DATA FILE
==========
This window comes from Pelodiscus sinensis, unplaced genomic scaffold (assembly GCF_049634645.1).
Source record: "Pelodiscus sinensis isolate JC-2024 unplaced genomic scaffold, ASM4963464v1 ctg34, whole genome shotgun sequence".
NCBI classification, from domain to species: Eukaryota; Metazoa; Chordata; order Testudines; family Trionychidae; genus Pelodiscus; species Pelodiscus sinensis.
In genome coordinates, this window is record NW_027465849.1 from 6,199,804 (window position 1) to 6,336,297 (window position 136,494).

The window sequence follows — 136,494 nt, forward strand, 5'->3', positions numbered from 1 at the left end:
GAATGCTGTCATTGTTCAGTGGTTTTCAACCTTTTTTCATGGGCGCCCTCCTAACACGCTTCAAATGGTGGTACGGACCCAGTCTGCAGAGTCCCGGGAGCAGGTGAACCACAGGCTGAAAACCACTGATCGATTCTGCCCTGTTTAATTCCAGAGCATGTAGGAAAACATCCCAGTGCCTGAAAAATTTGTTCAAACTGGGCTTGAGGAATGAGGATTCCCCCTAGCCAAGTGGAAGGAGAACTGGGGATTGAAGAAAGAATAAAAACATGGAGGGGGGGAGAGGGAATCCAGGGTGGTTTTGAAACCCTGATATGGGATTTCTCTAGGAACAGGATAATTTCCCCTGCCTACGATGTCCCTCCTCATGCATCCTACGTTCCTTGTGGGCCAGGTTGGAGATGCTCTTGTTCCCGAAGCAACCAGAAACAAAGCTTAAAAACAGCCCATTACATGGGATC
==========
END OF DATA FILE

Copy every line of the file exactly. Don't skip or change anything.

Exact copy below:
This window comes from Pelodiscus sinensis, unplaced genomic scaffold (assembly GCF_049634645.1).
Source record: "Pelodiscus sinensis isolate JC-2024 unplaced genomic scaffold, ASM4963464v1 ctg34, whole genome shotgun sequence".
NCBI classification, from domain to species: Eukaryota; Metazoa; Chordata; order Testudines; family Trionychidae; genus Pelodiscus; species Pelodiscus sinensis.
In genome coordinates, this window is record NW_027465849.1 from 6,199,804 (window position 1) to 6,336,297 (window position 136,494).

The window sequence follows — 136,494 nt, forward strand, 5'->3', positions numbered from 1 at the left end:
GAATGCTGTCATTGTTCAGTGGTTTTCAACCTTTTTTCATGGGCGCCCTCCTAACACGCTTCAAATGGTGGTACGGACCCAGTCTGCAGAGTCCCGGGAGCAGGTGAACCACAGGCTGAAAACCACTGATCGATTCTGCCCTGTTTAATTCCAGAGCATGTAGGAAAACATCCCAGTGCCTGAAAAATTTGTTCAAACTGGGCTTGAGGAATGAGGATTCCCCCTAGCCAAGTGGAAGGAGAACTGGGGATTGAAGAAAGAATAAAAACATGGAGGGGGGGAGAGGGAATCCAGGGTGGTTTTGAAACCCTGATATGGGATTTCTCTAGGAACAGGATAATTTCCCCTGCCTACGATGTCCCTCCTCATGCATCCTACGTTCCTTGTGGGCCAGGTTGGAGATGCTCTTGTTCCCGAAGCAACCAGAAACAAAGCTTAAAAACAGCCCATTACATGGGATC